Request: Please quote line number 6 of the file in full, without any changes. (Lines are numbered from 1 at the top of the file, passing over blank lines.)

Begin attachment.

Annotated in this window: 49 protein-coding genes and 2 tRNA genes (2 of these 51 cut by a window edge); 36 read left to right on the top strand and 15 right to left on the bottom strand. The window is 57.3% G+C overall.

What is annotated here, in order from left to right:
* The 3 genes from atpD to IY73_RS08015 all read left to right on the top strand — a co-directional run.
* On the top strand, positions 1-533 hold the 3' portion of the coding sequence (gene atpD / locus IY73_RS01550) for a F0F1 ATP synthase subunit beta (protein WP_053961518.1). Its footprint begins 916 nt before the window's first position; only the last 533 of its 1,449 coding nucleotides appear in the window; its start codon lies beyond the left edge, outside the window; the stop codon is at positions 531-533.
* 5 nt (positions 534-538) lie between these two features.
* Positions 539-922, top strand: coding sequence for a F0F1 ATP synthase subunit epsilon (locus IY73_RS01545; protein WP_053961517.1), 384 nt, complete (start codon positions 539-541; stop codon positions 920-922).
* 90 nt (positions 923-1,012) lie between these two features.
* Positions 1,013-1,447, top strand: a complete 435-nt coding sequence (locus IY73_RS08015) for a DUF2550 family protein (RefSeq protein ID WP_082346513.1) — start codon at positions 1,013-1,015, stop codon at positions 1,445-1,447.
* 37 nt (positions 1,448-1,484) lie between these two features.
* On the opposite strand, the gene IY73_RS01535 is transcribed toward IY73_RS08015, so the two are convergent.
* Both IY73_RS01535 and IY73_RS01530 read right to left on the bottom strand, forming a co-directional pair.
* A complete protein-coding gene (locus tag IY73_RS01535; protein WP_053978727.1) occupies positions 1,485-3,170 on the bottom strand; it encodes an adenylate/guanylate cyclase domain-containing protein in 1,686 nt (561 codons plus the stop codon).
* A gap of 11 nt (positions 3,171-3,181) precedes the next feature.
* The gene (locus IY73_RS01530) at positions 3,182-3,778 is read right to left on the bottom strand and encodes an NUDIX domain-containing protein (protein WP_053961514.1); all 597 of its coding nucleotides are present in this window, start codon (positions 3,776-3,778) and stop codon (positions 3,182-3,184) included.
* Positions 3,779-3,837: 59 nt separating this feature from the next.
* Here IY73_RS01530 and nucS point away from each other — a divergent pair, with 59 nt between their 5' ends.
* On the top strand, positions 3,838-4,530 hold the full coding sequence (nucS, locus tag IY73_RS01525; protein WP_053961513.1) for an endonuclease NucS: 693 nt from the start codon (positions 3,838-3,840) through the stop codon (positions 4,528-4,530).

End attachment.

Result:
* Positions 539-922, top strand: coding sequence for a F0F1 ATP synthase subunit epsilon (locus IY73_RS01545; protein WP_053961517.1), 384 nt, complete (start codon positions 539-541; stop codon positions 920-922).